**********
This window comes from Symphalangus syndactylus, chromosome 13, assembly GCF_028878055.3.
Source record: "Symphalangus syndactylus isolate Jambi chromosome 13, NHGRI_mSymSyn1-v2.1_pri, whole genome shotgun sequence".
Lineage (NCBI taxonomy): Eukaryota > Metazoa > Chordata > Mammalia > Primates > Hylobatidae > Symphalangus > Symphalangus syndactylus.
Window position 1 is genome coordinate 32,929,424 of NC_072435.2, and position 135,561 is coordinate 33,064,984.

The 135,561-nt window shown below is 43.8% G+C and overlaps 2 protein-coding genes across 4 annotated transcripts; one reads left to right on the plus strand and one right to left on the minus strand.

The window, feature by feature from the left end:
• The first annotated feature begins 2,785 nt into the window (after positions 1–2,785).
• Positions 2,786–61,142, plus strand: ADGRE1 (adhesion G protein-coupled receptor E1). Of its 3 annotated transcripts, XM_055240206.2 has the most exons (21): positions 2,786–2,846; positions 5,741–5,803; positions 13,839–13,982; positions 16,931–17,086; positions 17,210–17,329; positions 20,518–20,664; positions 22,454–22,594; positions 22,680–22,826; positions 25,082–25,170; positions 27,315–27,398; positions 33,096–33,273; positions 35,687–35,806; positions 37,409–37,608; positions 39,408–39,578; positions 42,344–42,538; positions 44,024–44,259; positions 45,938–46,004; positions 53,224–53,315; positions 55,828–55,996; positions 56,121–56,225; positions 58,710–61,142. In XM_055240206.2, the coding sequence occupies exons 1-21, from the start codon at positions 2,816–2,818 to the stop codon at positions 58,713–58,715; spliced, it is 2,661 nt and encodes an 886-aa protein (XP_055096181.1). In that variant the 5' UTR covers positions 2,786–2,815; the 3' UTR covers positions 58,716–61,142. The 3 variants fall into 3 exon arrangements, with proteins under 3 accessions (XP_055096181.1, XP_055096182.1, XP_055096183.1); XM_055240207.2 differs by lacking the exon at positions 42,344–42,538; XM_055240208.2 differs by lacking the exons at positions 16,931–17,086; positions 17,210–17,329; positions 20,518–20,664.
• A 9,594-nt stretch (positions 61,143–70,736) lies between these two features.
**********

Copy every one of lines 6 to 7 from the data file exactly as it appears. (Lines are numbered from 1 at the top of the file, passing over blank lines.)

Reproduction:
The window, feature by feature from the left end:
• The first annotated feature begins 2,785 nt into the window (after positions 1–2,785).